For more than a century, it has been well known that electrical, chemical, or mechanical stimulation of the trigeminal nerve leads to trigemino-respiratory reflexes followed by cardiac arrhythmias [1]. In the early 20th century, this phenomenon gained increased clinical attention in the form of the oculocardiac reflex (OCR), which represents the cardiac response associated with stimulation of the ophthalmic division of the trigeminal nerve during ocular surgery [2]. In 1999, Schaller [3] demonstrated for the first time that a similar reflex occurs with stimulation of the intracranial (central) portion of the trigeminal nerve during skull-base surgery and subsummarized all these trigemino-depressor responses under the term "trigemino-cardiac reflex (TCR)" [4]. He also defined the TCR in a way that is now generally accepted. Later, his group also described the TCR for intraoperative stimulation of the peripheral portion [5].

Since then, there has been increasing discussion about the TCR itself, its provoking factors, and its treatment during intracranial or extracranial neurosurgical procedures. Several predisposing factors for intraoperative occurrence of TCR have been described [68], but until now no case of intracranial infection in combination with intraoperative TCR has been reported.

Case presentation

Preoperative history

A 70-year-old Caucasian man was admitted for the second time to the Department of Neurosurgery at our hospital. His personal history included symptomatic epilepsy and chronic anemia after nephrectomy because of kidney carcinoma two years before admission to our clinic.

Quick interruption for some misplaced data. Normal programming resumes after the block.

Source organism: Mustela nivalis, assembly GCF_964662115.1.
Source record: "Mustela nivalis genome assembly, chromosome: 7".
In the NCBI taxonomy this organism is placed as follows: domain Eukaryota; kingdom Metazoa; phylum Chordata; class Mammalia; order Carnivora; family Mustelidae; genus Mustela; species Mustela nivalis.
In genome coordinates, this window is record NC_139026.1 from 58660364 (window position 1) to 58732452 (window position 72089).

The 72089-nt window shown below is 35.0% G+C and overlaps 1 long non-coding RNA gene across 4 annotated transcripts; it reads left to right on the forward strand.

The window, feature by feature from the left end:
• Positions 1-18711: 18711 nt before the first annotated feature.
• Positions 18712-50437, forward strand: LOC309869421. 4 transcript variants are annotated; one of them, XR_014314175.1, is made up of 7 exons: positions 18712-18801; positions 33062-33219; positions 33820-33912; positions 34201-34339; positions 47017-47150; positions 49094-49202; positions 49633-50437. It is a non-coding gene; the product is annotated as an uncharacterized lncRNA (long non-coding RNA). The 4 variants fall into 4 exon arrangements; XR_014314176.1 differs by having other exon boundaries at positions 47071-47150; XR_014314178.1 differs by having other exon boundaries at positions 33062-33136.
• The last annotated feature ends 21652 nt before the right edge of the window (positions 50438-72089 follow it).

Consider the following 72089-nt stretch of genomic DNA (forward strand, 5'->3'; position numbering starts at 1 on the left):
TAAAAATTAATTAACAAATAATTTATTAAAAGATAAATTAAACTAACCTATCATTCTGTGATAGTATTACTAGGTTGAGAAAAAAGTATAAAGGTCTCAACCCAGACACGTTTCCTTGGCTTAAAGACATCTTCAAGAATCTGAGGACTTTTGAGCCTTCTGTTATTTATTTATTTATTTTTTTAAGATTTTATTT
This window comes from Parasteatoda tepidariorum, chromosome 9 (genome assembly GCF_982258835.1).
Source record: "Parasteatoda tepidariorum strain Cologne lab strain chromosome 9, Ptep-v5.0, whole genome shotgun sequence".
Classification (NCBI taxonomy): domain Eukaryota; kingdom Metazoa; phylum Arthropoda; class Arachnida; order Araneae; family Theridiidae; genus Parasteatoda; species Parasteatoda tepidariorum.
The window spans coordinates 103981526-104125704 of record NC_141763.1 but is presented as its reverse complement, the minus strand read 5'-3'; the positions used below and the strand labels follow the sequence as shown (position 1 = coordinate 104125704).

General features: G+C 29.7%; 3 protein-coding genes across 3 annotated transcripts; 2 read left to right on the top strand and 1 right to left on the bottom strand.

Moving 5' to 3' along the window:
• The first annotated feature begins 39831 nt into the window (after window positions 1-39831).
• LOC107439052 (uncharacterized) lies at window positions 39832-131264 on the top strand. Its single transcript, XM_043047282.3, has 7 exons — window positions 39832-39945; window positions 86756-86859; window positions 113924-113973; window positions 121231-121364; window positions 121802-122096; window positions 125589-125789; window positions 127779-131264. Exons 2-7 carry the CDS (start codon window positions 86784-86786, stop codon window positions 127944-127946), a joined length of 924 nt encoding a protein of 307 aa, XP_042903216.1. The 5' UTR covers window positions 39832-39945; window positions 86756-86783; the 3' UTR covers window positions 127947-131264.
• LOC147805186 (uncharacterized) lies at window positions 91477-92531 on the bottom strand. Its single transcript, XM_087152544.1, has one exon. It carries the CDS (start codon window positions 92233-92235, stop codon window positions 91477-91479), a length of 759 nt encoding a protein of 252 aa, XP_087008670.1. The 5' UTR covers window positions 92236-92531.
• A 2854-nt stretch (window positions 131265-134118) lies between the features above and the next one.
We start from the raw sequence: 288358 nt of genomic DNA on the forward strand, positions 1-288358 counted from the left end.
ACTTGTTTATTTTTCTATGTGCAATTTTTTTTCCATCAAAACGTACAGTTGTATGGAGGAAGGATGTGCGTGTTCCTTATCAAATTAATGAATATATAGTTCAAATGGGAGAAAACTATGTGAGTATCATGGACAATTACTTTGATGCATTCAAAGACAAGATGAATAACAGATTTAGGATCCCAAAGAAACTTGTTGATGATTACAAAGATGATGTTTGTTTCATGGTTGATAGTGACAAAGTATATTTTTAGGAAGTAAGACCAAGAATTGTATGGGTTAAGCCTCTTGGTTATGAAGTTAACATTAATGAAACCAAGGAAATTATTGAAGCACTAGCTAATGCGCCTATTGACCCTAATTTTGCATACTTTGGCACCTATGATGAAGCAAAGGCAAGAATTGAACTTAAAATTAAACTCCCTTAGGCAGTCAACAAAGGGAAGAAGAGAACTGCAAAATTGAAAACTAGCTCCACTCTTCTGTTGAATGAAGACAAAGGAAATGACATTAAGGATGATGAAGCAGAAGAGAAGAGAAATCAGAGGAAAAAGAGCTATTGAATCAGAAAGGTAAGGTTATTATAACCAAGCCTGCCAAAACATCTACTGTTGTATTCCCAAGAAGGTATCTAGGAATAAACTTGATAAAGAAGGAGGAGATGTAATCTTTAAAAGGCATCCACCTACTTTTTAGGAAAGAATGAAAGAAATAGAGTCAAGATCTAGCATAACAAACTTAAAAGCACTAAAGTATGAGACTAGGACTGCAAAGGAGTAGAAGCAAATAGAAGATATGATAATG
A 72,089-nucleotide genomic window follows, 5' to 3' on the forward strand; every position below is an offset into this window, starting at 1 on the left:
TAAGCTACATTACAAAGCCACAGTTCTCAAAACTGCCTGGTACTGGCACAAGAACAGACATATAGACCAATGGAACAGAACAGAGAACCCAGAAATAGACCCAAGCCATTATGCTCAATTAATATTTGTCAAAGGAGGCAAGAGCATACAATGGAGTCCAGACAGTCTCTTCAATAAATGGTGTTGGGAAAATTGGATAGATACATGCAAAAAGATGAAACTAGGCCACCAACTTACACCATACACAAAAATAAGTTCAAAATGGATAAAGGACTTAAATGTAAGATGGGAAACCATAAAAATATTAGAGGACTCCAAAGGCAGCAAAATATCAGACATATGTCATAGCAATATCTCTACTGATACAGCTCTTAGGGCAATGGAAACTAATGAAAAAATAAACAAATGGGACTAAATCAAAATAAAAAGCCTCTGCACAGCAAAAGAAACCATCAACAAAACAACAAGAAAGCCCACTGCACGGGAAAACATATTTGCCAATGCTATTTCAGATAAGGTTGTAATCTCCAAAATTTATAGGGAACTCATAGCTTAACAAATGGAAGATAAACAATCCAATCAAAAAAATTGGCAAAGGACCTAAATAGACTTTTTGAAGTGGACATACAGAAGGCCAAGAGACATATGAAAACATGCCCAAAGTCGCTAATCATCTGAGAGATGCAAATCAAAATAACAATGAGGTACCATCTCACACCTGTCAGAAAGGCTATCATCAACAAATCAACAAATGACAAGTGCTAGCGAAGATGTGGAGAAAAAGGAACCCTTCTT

Two months before the current admission, he underwent surgery for a giant left frontotemporal meningioma which was removed "gross totally." One month after this intervention, there was seen a fistula with emission of pus in the middle third of the operative scar. After another neurosurgical consultation, he was admitted to our department for surgery. At this occasion, the patient presented afebrile, with a blood pressure (BP) of 150/70 mmHg and a heart rate (HR) of 82 beats per minute (beats/minute), complaining of headache as well as vomiting. In the neurological examination, there was seen a right-side horizontal nystagmus, a right-side hemiparesis (MRC grade 3) and complete motor aphasia. The only medication that he was taking was carbamazepine 2× 200 mg for epileptic prophylaxis. On the cranial computed tomography (CT) scan without contrast performed in our hospital, a partial osteolysis of the frontotemporal bone flap was demonstrated, the surrounding tissues (including the dura) were seen as thicker (due to the associated inflammation), and a subdural collection with capsule organization and peri-lesional brain edema on the side of the previous tumor was described (see Figures 1, 2, and 3). On cranial CT bone reconstruction, the osteolytic foci and fistula were clearly visible. The laboratory examination showed, besides the chronic anemia, normal C-reactive protein but a monocytosis of 1.04 10-9/L (normal value, 0.1 to 0.8). The patient was diagnosed with a subdural empyema and an indication for the operative treatment was set.

Figure 1
figure 1

Preoperative computed tomography (CT) scan. Subdural collection with capsule organization and collateral brain edema on the side of the previous tumor is clearly visible.

Figure 2
figure 2

Preoperative CT scan. The surrounding tissues (including the dura) are thicker, related to the associated inflammation.

Figure 3
figure 3

Preoperative CT scan. CT bone window shows partial osteolysis of the bone flap, due to osteomyelitic process.

Anesthetic technique